SACRAMENTO — A judge on the U.S. Court of Appeals for the Ninth Circuit has asked for an en banc reconsideration of Google Inc.’s denied motion to keep a controversial movie posted on YouTube while a legal challenge proceeds.
The request, from an unnamed judge, challenges a Feb. 28 order by a three-judge panel denying Google’s petition for an emergency stay of an order directing the company remove the anti-Islamic “Innocence of Muslims” from YouTube.com.
Judge Sidney Thomas, the court’s en banc coordinator, ordered parties on Thursday to submit briefs on the request by March 12.
“While we should be careful not to read too much into it, it is a strong signal that there are concerns on the bench,” said Corynne McSherry, the intellectual property director at Electronic Frontier Foundation. “That suggests in turn, that any request for a broader rehearing of the whole decision has better odds of being granted.”
The legal maneuvering stems from a Feb. 26 opinion, authored by Chief Judge Alex Kozinski, that “Innocence of Muslims” likely infringed on one of its actress’s performance copyright and led outraged viewers to issue death threats against her. The 14-minute film fueled violent protests by Muslims who found the portrayal of the prophet Muhammad offensive. Fatwas were issued against the movie’s producer and other participants.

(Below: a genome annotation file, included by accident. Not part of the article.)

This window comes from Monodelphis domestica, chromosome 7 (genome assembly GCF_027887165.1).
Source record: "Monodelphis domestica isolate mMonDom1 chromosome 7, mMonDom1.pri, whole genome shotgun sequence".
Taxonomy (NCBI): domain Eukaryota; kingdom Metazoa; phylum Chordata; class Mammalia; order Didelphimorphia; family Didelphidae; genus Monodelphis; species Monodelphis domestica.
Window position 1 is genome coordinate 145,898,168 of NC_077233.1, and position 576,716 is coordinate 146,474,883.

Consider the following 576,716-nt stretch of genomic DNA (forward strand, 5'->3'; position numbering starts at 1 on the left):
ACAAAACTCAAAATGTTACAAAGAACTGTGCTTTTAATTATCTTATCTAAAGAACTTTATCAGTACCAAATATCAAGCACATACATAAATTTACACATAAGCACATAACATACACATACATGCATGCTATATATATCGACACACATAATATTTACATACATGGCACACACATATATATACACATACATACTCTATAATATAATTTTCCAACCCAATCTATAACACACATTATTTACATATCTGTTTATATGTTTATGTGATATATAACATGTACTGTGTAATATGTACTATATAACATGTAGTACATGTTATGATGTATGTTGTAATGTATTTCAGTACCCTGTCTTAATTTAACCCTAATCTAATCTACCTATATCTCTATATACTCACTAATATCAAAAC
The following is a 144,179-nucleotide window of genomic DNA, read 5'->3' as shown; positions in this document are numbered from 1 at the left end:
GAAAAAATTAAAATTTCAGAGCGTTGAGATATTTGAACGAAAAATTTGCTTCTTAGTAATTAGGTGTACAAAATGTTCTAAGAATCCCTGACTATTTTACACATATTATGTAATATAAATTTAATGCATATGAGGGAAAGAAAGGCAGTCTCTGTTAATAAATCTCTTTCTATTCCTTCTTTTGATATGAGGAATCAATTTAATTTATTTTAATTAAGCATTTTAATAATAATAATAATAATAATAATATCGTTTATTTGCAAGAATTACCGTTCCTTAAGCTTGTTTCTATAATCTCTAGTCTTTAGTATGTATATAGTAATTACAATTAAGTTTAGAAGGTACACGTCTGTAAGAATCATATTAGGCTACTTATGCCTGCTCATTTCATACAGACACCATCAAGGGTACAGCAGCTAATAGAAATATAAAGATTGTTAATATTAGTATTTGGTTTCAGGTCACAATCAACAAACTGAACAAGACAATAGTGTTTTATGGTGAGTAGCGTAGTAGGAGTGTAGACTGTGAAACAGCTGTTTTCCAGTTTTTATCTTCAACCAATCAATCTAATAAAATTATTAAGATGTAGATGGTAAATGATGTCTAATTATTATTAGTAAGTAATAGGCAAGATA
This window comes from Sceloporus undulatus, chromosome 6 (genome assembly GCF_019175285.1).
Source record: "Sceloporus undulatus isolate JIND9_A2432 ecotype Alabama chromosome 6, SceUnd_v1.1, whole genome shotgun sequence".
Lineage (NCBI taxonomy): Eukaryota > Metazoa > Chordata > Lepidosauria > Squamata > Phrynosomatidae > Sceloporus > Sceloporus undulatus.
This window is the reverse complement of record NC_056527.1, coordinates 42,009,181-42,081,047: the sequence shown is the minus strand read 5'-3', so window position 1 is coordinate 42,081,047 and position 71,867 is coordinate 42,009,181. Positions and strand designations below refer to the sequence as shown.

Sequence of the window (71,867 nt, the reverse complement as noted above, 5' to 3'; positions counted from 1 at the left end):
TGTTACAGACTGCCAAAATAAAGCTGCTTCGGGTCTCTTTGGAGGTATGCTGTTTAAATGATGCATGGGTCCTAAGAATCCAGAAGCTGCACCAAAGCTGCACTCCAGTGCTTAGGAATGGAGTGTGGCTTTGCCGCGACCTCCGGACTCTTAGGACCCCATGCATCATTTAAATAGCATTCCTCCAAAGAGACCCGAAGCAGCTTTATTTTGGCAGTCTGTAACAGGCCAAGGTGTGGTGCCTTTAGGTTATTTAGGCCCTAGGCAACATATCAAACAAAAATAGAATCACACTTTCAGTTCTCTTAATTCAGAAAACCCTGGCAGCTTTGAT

Although the movie trailer had been posted online for months, Kozinski and Judge Ronald Gould held that plaintiff Cindy Lee Garcia had made a timely and reasonable request to take it down. Dissenting Judge N. Randy Smith accused the majority of crafting new law “in order to reach the results it seeks. We have never held that an actress’s performance could be copyrightable,” Smith wrote.
Google officials announced they would challenge the decision, but they could not persuade the panel to let “Innocence of Muslims” stay online while they appealed. The Kozinski panel did note that YouTube was free to post any version of the film clip that does not include Garcia.
In his March 6 order, Thomas noted that the en banc call was limited to the stay order only and that “any further proceedings as to the panel opinion, including any petitions for rehearing and rehearing en banc, will be considered separately.”
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